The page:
Anaceratagallia venosa (Fourcroy 1785)

Basionym: Cicada venosa Fourcroy, 1785
Published in: de Fourcroy, A.F. (1785a) Secunda sectio insectorum. Insecta Hemiptera. In Entomologia Parisiensis, sive Catalogus Insectorum quae in Agro Parisiensi reperiuntur; Secundum methodum Geoffraeanam in sectiones, genera & species distributus; Cui addita sunt nomina trivalia & fere trecentae novae Species. Vol. 1. Via et ædibus Serpentineis, Paris. pp. 184–194.

Description & Identification

Small, robust species. male 2.75—3.00 mm., female 3.10—3.35 mm. (Nielson, 1968)General colour light to dark brown; color deeply infuscated in males. Vertex with two large distinct black spots; pronotum with two large black spots near anterior margin, dark infuscated markings below spots in males; forewings with veins dark brown.(Nielson, 1968)Pygofer in lateral aspect about 1% times longer than wide, caudal margin produced posteriorly to distinct, elongated curved spine; spine attenuated and curved dorsally at apical third; 10th segment with pair of long spines directed posteroventrad along inside of caudal submargin of pygofer, apex triangulate; aedeagus in lateral aspect simple, compressed laterally in ventral aspect, basal two-thirds very broad, curved laterally, numerous short spines along ventrolateral surface; gonopore subterminal; style in dorsal aspect bibbed at apex, inner lobe long, about 2% times longer than outer lobe, curved laterally; female 7th sternum in ventral aspect with caudal margin slightly concave. (Nielson, 1968)This species is the only known vector in the genus Anaceratagallia. and it can be distinguished by characters of the male genitalia. (Nielson 1968)

Biology & Ecology

Little is known on the biology of this species. According to Sukhov and Vovk in 1947 (778), the main host was chicory, although it was observed on numerous other plants and is therefore a polyphagous feeder. (Nielson, 1968)


(Fourcroy 1785)


Bythoscopus venosus (Fourcroy, 1785)
Agallia venosa (Fourcroy, 1785)
Cicada venosa Fourcroy, 1785
Iassus venosus (Fourcroy, 1785)
Anaceratagallia venosa elogantus (Vismara, 1878)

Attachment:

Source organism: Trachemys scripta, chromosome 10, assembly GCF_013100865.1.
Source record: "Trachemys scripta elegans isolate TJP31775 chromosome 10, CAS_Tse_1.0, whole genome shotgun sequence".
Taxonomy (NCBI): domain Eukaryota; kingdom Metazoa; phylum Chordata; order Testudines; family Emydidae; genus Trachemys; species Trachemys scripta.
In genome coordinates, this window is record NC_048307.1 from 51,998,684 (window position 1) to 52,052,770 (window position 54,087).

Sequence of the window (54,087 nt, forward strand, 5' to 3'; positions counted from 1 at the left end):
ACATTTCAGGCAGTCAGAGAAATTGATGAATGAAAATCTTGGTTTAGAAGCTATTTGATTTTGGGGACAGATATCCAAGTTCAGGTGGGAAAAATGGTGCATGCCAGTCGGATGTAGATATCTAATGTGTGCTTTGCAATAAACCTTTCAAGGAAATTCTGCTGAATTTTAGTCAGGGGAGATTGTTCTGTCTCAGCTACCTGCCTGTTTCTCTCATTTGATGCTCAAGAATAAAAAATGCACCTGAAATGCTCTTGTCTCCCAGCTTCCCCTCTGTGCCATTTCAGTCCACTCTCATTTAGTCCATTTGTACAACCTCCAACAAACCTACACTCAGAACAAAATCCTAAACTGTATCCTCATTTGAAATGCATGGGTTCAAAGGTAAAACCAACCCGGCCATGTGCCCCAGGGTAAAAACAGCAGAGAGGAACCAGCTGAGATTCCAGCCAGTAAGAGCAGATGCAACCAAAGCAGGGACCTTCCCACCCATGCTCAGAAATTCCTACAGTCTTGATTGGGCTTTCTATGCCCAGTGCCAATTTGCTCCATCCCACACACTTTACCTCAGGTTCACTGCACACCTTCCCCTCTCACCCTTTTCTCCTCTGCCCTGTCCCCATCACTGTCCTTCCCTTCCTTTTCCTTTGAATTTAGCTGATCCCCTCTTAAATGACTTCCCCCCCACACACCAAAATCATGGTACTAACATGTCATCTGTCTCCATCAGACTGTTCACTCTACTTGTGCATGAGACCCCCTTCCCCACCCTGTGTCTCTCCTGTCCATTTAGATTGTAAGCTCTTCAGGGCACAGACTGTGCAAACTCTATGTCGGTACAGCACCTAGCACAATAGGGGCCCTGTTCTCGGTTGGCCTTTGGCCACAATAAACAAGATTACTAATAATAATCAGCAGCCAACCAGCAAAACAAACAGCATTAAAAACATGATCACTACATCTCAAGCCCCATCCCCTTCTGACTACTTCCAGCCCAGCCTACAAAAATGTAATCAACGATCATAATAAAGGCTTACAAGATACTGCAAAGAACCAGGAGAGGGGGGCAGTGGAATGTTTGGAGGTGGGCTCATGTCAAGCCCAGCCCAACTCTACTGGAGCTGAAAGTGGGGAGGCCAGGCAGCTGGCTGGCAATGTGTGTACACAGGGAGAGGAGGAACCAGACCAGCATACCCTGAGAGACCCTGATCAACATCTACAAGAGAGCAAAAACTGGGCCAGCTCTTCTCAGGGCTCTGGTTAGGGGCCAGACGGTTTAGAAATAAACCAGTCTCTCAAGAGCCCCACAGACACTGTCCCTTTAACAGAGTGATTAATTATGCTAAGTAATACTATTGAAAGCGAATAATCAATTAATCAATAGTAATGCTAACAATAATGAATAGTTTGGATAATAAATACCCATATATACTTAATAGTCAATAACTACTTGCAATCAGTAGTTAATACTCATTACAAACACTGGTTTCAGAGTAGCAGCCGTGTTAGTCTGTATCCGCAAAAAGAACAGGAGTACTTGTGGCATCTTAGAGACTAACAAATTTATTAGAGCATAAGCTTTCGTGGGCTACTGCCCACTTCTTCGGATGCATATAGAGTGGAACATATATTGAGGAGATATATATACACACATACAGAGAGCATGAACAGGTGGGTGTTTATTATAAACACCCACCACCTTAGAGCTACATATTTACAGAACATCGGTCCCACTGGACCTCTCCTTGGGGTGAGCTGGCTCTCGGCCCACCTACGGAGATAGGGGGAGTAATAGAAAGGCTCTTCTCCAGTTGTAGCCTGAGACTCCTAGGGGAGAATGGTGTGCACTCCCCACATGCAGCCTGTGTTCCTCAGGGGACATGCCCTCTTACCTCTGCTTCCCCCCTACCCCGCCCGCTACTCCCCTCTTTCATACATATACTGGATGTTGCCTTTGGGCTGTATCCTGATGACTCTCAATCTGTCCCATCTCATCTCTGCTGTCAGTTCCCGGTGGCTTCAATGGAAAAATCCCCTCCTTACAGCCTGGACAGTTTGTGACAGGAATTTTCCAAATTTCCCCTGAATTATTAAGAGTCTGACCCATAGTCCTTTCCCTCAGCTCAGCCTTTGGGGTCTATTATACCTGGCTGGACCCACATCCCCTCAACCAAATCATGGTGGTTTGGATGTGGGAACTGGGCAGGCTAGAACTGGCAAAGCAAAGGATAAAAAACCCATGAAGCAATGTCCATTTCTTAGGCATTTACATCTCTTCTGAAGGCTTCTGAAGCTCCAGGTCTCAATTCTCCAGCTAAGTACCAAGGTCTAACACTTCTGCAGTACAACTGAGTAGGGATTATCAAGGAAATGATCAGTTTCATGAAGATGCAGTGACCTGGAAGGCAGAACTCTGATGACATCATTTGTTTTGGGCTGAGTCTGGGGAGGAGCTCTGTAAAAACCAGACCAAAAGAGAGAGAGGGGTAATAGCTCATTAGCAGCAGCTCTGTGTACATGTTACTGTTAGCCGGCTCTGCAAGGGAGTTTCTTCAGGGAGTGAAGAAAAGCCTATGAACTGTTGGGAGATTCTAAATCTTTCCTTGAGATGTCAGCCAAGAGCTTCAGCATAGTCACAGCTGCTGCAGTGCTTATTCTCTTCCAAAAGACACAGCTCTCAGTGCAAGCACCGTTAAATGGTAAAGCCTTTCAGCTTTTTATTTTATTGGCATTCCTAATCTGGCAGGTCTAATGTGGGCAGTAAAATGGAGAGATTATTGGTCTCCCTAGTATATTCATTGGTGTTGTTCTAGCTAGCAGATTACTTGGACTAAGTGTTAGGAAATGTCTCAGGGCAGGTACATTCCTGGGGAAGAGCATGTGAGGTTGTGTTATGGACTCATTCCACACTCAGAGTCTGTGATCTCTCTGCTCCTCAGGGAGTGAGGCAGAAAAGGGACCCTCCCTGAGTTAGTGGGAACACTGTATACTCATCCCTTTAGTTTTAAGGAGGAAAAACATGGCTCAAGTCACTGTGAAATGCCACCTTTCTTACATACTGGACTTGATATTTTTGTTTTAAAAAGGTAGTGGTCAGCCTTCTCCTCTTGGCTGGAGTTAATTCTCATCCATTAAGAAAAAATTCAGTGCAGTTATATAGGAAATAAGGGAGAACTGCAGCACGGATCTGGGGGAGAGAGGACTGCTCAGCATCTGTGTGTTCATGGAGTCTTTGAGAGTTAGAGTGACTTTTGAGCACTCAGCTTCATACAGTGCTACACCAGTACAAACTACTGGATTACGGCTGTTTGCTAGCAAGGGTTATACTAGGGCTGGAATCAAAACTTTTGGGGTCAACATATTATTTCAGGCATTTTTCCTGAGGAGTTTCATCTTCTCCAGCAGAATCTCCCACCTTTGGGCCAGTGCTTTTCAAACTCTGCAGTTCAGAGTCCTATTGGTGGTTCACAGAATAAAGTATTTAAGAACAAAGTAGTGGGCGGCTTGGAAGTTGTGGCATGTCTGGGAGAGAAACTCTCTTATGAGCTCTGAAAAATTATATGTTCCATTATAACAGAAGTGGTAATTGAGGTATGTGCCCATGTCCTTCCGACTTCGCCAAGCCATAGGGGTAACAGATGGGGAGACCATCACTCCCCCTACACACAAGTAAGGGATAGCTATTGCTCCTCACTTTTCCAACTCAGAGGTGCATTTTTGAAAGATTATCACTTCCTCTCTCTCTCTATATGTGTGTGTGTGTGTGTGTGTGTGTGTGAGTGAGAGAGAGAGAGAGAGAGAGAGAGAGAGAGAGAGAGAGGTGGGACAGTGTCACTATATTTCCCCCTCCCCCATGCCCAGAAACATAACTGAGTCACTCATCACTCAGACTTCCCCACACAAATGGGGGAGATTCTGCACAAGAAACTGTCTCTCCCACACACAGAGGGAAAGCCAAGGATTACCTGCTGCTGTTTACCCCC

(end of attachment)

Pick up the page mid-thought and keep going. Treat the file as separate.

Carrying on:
Agallia omnivora (Mitjaev, 1967)
Anaceratagallia omnivora Mitjaev, 1967
Agallia flavida (Mitjaev, 1969)
Anaceratagallia flavida Mitjaev, 1969

Common Names (full list)

Source: Taxon list of Auchenorrhyncha from Germany compiled in the context of the GBOL project
Toplettet cikade
Source: National checklist of all species occurring in Denmark

Additional Images

Images provided by GBIF data providers. We cannot verify that identifications are correct.

Worldwide Distribution

It is widely distributed in Europe, Asia, and northern Africa. (Nielson,1968)


Distribution point data provided by GBIF.

Vector Status

Economic Crops


This species is a vector of tomato leaf crinkle virus in Russia. It was first reported as a vector of this virus by Sukhov and Vovk (778) in 1947. The virus was transmitted by a population of 200 adults that were collected from weeds and potatoes and caged on 10 tomato plants. Four plants developed typical symptoms of the disease about 26 days after exposure to naturally infective leafhoppers. To my knowledge these results have not been confirmed.(Nielson 1968)This species is considered an important vector of this virus in Russia. Further investigations should be made to determine the relationship of this virus to those transmitted in South America by other species of Agalliinae.(Nielson 1968)

Plant Diseases


Africa Agallinae Anaceratagallia Asia Cicadellidae Europe Membracoidea Potato Tomato

Anaceratagallia venosa (Fourcroy 1785): Wilson M. R. & Turner J. A. 2021. Insect Vectors of Plant Disease. Amgueddfa Cymru - National Museum Wales. Available online at [ Accessed:  18/05/2024 ].
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